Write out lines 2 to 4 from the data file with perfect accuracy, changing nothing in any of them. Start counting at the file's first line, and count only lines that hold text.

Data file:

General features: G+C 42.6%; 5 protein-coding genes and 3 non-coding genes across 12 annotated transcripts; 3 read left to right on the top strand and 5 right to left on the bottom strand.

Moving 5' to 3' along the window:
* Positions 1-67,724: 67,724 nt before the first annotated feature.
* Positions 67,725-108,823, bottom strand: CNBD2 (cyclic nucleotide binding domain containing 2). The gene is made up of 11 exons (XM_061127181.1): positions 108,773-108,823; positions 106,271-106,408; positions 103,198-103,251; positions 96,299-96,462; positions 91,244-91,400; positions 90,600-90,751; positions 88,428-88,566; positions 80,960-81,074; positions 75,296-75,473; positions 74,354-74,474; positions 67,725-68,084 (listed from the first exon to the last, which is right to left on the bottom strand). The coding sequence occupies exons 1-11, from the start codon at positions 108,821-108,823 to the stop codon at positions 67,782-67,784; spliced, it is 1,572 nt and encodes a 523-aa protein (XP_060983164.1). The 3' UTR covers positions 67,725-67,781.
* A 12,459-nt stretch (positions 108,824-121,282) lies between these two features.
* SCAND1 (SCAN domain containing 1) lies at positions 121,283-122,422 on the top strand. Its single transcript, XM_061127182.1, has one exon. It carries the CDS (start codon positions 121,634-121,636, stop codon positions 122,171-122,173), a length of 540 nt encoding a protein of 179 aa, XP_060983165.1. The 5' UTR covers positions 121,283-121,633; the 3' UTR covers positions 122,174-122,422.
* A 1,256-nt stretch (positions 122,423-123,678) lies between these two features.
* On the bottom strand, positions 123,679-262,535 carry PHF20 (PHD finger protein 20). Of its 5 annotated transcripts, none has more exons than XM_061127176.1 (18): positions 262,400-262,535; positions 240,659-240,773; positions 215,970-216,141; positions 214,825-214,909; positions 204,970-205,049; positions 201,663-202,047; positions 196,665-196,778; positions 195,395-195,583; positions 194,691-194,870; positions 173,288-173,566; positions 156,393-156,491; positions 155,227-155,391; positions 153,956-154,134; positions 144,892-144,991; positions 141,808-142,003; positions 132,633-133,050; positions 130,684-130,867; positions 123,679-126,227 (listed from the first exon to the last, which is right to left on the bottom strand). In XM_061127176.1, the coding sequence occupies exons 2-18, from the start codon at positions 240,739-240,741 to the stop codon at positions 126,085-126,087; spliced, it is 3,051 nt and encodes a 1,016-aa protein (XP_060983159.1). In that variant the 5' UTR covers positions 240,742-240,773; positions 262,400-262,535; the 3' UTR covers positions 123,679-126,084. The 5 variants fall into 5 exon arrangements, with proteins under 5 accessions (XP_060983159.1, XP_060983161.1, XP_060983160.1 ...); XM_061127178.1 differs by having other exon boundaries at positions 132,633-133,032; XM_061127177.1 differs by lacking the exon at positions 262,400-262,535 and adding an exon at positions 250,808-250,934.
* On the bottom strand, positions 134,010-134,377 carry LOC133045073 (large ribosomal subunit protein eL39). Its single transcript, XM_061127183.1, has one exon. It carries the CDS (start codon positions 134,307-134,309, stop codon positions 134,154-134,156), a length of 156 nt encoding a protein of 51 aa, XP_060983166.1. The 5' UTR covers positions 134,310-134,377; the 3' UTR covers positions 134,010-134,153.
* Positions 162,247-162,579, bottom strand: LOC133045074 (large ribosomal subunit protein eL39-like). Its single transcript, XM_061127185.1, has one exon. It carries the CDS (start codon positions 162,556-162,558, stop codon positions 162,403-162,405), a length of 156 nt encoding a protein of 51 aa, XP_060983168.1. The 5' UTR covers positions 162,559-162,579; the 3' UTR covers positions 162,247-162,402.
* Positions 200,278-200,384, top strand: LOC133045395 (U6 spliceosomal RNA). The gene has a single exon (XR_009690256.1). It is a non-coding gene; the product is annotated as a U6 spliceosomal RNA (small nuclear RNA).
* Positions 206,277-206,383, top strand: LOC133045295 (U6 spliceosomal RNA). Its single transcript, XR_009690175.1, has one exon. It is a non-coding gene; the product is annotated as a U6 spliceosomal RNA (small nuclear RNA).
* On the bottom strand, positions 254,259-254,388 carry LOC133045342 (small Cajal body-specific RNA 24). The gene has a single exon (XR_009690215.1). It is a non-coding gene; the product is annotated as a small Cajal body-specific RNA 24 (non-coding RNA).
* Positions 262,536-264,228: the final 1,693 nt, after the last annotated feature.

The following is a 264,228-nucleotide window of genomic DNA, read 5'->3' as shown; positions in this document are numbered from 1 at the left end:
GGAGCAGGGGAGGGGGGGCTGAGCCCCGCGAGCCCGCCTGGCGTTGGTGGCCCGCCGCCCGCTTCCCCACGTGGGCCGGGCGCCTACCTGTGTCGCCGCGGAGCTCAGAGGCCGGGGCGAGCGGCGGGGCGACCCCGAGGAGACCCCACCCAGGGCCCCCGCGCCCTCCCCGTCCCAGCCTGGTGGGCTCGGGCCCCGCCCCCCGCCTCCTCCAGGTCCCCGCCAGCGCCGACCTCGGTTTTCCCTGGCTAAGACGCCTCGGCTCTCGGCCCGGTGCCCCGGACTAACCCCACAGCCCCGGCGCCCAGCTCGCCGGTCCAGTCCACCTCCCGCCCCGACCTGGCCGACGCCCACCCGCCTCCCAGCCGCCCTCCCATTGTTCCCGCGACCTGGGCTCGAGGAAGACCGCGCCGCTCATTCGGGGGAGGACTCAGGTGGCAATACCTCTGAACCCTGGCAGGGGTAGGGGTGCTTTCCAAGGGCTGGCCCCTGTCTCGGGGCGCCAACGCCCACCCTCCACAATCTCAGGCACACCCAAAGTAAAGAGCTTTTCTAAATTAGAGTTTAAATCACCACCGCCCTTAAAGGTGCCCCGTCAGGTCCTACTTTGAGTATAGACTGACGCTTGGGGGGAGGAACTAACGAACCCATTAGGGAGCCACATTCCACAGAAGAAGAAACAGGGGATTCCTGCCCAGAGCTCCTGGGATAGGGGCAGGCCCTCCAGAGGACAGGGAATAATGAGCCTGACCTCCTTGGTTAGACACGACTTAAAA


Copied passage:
Moving 5' to 3' along the window:
* Positions 1-67,724: 67,724 nt before the first annotated feature.
* Positions 67,725-108,823, bottom strand: CNBD2 (cyclic nucleotide binding domain containing 2). The gene is made up of 11 exons (XM_061127181.1): positions 108,773-108,823; positions 106,271-106,408; positions 103,198-103,251; positions 96,299-96,462; positions 91,244-91,400; positions 90,600-90,751; positions 88,428-88,566; positions 80,960-81,074; positions 75,296-75,473; positions 74,354-74,474; positions 67,725-68,084 (listed from the first exon to the last, which is right to left on the bottom strand). The coding sequence occupies exons 1-11, from the start codon at positions 108,821-108,823 to the stop codon at positions 67,782-67,784; spliced, it is 1,572 nt and encodes a 523-aa protein (XP_060983164.1). The 3' UTR covers positions 67,725-67,781.